Income inequality is a huge social and political issue this year. But just two years ago it was gender equality grabbing the headlines. It was then that the dual and dueling messages of two Ivy League-educated, wealthy, women received a lot of attention. Sheryl Sandberg wrote the blockbuster book Lean In… and Anne-Marie Slaughter wrote “Why Women Still Can’t Have It All,” for The Atlantic. Both touched on the difficulties of achieving work-life balance, pay equity and the impact of entering and exiting the workforce. Neither specifically discussed the impact of gender income inequality on women’s retirement income. But it is a conversation worth having.
Earnings Have A Real Impact On Retirement Savings
Most people are familiar with the equal pay for equal work efforts—the latest being the Paycheck Fairness Act. They are aware of the often-cited statistic that women who work full-time earn on average 77 cents for each dollar men earn. They may also know some of the reasons why the gender pay gap exists, including but not limited to:
- More men choose higher paid professions like engineering and finance
- More men negotiate raises and promotions than women
- More women leave the workforce to take care of family
A Solution to Women’s Retirement Savings Problem Continue Reading...
I am a huge proponent of promoting the importance of saving for retirement. But I’m nothing like the austere champions of saving that berate the public for not saving, actually investing, enough or at all. Or who label them financially illiterate because the concept of compound interest won’t sink in. I understand why saving for a distant life is a hard message to hear for many people. I also understand why people fear investing as a way to save for retirement.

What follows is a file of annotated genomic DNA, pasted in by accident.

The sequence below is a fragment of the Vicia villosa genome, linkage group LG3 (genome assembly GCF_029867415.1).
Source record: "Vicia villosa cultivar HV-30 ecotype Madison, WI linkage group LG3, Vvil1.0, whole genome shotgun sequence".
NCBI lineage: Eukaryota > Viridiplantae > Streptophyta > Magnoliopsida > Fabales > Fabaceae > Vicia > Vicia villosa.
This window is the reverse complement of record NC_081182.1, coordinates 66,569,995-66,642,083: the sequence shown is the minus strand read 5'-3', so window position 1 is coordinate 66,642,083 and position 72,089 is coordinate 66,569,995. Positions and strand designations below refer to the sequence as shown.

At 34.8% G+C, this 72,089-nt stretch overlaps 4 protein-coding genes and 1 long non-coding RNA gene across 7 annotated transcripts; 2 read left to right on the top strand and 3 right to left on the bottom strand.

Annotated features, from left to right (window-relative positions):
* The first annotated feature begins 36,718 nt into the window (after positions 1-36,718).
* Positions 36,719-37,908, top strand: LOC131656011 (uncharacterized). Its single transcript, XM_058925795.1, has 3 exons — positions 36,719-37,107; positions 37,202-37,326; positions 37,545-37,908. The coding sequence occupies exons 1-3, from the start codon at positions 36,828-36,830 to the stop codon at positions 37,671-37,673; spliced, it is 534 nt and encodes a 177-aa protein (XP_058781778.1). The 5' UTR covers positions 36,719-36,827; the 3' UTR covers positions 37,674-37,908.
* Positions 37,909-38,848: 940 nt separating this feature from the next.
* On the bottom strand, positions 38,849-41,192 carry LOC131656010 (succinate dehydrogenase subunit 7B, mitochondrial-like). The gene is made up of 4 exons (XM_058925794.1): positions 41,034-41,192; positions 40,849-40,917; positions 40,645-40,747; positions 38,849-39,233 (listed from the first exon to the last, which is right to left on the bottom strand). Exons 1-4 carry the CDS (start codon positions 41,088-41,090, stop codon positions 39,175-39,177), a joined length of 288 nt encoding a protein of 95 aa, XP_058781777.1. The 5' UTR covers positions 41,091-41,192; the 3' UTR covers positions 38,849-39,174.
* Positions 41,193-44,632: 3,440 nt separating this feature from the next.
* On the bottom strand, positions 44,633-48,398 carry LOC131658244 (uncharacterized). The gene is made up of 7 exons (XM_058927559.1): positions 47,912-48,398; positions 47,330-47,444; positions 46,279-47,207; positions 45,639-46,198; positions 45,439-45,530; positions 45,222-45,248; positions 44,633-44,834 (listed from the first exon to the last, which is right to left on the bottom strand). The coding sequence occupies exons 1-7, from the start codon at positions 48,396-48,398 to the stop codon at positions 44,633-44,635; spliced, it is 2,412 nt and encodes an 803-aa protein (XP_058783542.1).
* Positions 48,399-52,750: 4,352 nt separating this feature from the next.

Aside from being deliberately confusing, investing is risky. This risk is so often downplayed by the usual responses of:
- think long-term
- focus on your goals
- you only lose if you sell
- focus on monthly income
- don’t focus on the accumulated amount
I know a lot of financial types will have an appropriate industry response about how she could recover her losses by keeping some of her money in the market because she didn’t need it all at once. But these folks miss the point. That 25% loss was a huge number. A psychologically unforgettable number… So huge that it made me rethink my sunny “but it’s for the long-term” response I am always quick to give to reluctant retirement investment plan participants.
And now with the financial markets having a lackluster 2015 and a horrible five trading days in a row, my friend’s story is fresh in my mind because I’m six years older. Six years Continue Reading...
Almost all the articles lamenting the sad state of retirement savings in America focus on the averages. The average annual income of savers… The average retirement account balance… The average retirement account balance by gender, age, income level... Not surprisingly, the solutions they propose to solve the “retirement savings crisis” are for the average person.
The advice typically goes something like this:
- Create a budget or savings plan
- Save more, spend less
- Participate in your workplace retirement plan
- Contribute enough to get the full employer match
- Increase your savings overtime
- Saving all or part of their tax refund or annual bonus
- Claim tax breaks when they do save for retirement (e.g., SAVER’s tax credit)
- Delay retirement
- Delay claiming Social Security benefits
- Pay attention to plan fees
More Money And A Better Retirement Plan Continue Reading...
I created the BenefitsAll website several years ago but it was not until January 2014 that I added the BenefitsAll blog. My three main reasons for writing the blog are:
- to impart what I have learned over the years handling challenging employee benefit situations
- to point out the skills every top benefits pro needs to be effective, including good writing, analytical and technology skills
- to promote continuous learning that encourages questioning the status quo